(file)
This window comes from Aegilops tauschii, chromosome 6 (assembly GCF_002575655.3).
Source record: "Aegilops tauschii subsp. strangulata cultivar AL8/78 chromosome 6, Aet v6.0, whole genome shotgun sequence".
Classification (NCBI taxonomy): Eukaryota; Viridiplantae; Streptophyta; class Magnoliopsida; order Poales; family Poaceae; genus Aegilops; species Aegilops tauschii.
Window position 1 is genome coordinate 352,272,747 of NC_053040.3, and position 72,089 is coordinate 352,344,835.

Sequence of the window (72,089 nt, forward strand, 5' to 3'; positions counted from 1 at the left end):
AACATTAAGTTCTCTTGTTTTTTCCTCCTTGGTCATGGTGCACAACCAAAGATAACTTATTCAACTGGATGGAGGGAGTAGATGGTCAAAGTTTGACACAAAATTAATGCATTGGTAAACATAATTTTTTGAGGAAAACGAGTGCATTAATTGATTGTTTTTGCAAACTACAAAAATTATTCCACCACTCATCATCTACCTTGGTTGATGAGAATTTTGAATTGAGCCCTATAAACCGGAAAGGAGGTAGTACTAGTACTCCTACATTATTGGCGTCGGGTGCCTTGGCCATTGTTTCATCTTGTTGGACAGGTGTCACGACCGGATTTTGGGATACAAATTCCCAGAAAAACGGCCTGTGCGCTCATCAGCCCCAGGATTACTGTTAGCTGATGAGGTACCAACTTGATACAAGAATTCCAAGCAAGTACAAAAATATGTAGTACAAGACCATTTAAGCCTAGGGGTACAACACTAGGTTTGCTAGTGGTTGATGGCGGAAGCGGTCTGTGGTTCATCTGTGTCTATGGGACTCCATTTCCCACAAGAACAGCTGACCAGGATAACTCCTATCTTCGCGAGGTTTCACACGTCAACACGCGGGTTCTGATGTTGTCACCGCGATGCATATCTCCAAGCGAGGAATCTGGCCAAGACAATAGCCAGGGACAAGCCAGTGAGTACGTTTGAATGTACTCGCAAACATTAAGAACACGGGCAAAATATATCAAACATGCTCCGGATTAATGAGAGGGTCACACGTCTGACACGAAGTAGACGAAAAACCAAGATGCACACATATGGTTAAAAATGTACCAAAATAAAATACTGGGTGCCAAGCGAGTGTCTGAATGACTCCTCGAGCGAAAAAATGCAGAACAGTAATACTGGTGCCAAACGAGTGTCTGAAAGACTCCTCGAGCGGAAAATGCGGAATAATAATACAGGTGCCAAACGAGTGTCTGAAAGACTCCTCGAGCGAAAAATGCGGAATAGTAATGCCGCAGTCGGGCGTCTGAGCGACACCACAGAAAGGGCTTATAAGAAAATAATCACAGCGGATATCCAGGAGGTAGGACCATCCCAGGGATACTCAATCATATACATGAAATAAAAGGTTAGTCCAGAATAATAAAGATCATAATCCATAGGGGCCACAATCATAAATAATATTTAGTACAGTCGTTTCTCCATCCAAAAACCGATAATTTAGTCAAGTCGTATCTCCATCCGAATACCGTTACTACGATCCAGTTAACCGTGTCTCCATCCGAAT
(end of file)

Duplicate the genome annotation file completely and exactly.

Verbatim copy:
This window comes from Aegilops tauschii, chromosome 6 (assembly GCF_002575655.3).
Source record: "Aegilops tauschii subsp. strangulata cultivar AL8/78 chromosome 6, Aet v6.0, whole genome shotgun sequence".
Classification (NCBI taxonomy): Eukaryota; Viridiplantae; Streptophyta; class Magnoliopsida; order Poales; family Poaceae; genus Aegilops; species Aegilops tauschii.
Window position 1 is genome coordinate 352,272,747 of NC_053040.3, and position 72,089 is coordinate 352,344,835.

Sequence of the window (72,089 nt, forward strand, 5' to 3'; positions counted from 1 at the left end):
AACATTAAGTTCTCTTGTTTTTTCCTCCTTGGTCATGGTGCACAACCAAAGATAACTTATTCAACTGGATGGAGGGAGTAGATGGTCAAAGTTTGACACAAAATTAATGCATTGGTAAACATAATTTTTTGAGGAAAACGAGTGCATTAATTGATTGTTTTTGCAAACTACAAAAATTATTCCACCACTCATCATCTACCTTGGTTGATGAGAATTTTGAATTGAGCCCTATAAACCGGAAAGGAGGTAGTACTAGTACTCCTACATTATTGGCGTCGGGTGCCTTGGCCATTGTTTCATCTTGTTGGACAGGTGTCACGACCGGATTTTGGGATACAAATTCCCAGAAAAACGGCCTGTGCGCTCATCAGCCCCAGGATTACTGTTAGCTGATGAGGTACCAACTTGATACAAGAATTCCAAGCAAGTACAAAAATATGTAGTACAAGACCATTTAAGCCTAGGGGTACAACACTAGGTTTGCTAGTGGTTGATGGCGGAAGCGGTCTGTGGTTCATCTGTGTCTATGGGACTCCATTTCCCACAAGAACAGCTGACCAGGATAACTCCTATCTTCGCGAGGTTTCACACGTCAACACGCGGGTTCTGATGTTGTCACCGCGATGCATATCTCCAAGCGAGGAATCTGGCCAAGACAATAGCCAGGGACAAGCCAGTGAGTACGTTTGAATGTACTCGCAAACATTAAGAACACGGGCAAAATATATCAAACATGCTCCGGATTAATGAGAGGGTCACACGTCTGACACGAAGTAGACGAAAAACCAAGATGCACACATATGGTTAAAAATGTACCAAAATAAAATACTGGGTGCCAAGCGAGTGTCTGAATGACTCCTCGAGCGAAAAAATGCAGAACAGTAATACTGGTGCCAAACGAGTGTCTGAAAGACTCCTCGAGCGGAAAATGCGGAATAATAATACAGGTGCCAAACGAGTGTCTGAAAGACTCCTCGAGCGAAAAATGCGGAATAGTAATGCCGCAGTCGGGCGTCTGAGCGACACCACAGAAAGGGCTTATAAGAAAATAATCACAGCGGATATCCAGGAGGTAGGACCATCCCAGGGATACTCAATCATATACATGAAATAAAAGGTTAGTCCAGAATAATAAAGATCATAATCCATAGGGGCCACAATCATAAATAATATTTAGTACAGTCGTTTCTCCATCCAAAAACCGATAATTTAGTCAAGTCGTATCTCCATCCGAATACCGTTACTACGATCCAGTTAACCGTGTCTCCATCCGAAT